Implantable Energy-Harvesting Rubber Sheets

Energy-harvesting rubber sheets that are implanted in the body may power pacemakers and even mobile phones by harvesting power from natural movements of the body like breathing and walking.


(Energy-harvesting rubber sheet)

The material, composed of ceramic nanoribbons embedded onto silicone rubber sheets, generates electricity when flexed and is highly efficient at converting mechanical energy to electrical energy. Shoes made of the material may one day harvest the pounding of walking and running to power mobile electrical devices. Placed against the lungs, sheets of the material could use breathing motions to power pacemakers, obviating the current need for surgical replacement of the batteries that power the devices.

The Princeton team is the first to successfully combine silicone and nanoribbons of lead zirconate titanate (PZT), a ceramic material that is piezoelectric, meaning it generates an electrical voltage when pressure is applied to it. Of all piezoelectric materials, PZT is the most efficient, able to convert 80 percent of the mechanical energy applied to it into electrical energy.

"PZT is 100 times more efficient than quartz, another piezoelectric material," said Michael McAlpine, an assistant professor of mechanical and aerospace engineering at Princeton, who led the project. "You don't generate that much power from walking or breathing, so you want to harness it as efficiently as possible."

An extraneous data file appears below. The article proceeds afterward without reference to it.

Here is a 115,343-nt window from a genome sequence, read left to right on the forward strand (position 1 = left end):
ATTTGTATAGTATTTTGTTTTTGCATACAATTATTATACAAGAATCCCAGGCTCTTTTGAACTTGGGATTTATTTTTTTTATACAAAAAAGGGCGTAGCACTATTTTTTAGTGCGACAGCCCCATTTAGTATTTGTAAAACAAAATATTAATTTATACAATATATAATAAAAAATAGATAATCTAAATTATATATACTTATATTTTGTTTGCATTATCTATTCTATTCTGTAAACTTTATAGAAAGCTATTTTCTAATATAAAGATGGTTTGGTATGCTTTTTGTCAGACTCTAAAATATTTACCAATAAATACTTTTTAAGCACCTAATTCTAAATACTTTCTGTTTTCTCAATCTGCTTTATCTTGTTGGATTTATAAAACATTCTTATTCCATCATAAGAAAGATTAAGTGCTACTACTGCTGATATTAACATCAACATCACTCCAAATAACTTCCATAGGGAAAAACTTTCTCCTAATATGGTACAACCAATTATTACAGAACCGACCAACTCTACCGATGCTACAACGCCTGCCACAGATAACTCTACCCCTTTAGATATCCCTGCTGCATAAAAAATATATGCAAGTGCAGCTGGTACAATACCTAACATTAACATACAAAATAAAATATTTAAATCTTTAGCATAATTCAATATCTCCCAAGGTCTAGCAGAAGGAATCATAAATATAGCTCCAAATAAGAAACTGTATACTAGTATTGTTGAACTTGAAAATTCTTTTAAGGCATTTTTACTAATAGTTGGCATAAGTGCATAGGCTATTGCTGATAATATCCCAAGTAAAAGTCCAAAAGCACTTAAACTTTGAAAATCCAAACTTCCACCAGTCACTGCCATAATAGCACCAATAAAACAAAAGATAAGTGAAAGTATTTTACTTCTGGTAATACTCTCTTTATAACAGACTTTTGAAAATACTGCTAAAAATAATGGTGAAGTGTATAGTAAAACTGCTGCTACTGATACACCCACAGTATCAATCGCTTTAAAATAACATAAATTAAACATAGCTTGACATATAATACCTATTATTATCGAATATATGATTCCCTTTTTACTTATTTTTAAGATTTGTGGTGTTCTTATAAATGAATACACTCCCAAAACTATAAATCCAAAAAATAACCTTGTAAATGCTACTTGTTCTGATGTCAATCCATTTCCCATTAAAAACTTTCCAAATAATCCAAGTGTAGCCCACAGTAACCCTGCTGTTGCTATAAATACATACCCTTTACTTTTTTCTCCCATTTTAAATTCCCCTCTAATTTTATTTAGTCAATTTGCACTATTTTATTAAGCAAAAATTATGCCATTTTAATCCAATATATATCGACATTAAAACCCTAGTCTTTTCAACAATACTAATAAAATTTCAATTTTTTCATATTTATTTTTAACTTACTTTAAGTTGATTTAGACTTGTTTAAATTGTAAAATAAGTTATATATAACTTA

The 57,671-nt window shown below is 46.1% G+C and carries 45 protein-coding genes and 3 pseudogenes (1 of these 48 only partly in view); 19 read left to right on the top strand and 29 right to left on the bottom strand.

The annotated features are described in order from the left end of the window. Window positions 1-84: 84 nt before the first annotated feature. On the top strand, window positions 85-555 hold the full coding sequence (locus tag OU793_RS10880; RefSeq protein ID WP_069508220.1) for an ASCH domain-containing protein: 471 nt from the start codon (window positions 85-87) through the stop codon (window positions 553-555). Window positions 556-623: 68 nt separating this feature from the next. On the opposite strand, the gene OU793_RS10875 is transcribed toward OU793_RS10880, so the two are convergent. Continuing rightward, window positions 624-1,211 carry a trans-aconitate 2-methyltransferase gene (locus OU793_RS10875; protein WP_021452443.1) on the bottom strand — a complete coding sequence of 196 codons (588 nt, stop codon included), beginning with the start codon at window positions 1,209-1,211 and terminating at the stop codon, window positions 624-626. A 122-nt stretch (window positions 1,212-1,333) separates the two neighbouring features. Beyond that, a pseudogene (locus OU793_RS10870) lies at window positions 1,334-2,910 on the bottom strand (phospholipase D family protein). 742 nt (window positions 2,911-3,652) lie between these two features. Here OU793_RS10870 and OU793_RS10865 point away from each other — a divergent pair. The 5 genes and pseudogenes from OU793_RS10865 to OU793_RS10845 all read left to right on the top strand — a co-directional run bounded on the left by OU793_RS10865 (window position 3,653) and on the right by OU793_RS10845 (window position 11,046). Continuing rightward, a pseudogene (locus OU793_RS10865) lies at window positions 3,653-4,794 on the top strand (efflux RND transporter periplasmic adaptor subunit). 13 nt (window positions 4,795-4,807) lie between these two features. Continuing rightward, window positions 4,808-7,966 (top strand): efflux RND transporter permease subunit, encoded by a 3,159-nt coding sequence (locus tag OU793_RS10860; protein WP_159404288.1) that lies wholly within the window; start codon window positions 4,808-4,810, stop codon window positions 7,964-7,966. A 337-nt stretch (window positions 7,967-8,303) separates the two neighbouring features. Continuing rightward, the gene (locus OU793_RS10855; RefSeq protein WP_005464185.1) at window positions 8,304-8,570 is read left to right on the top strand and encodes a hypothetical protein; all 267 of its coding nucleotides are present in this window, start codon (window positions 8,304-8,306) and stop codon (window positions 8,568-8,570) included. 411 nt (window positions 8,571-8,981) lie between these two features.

Fans of sf are waiting for devices that let us harvest power from our ordinary activities - waiting ever since Frank Herbert wrote about power-harvesting stillsuit in his 1965 novel Dune:

It's basically a micro-sandwich; a high-efficiency filter and heat-exchange system. The skin-contact layer is porous. Perspiration passes through it, having cooled the body. Motions of the body, especially breathing, and some osmotic action provide the pumping force. With a Fremen suit in good working order, you won't lose more than a thimbleful of moisture a day - even if you're caught in the Great Erg.

From Princeton.

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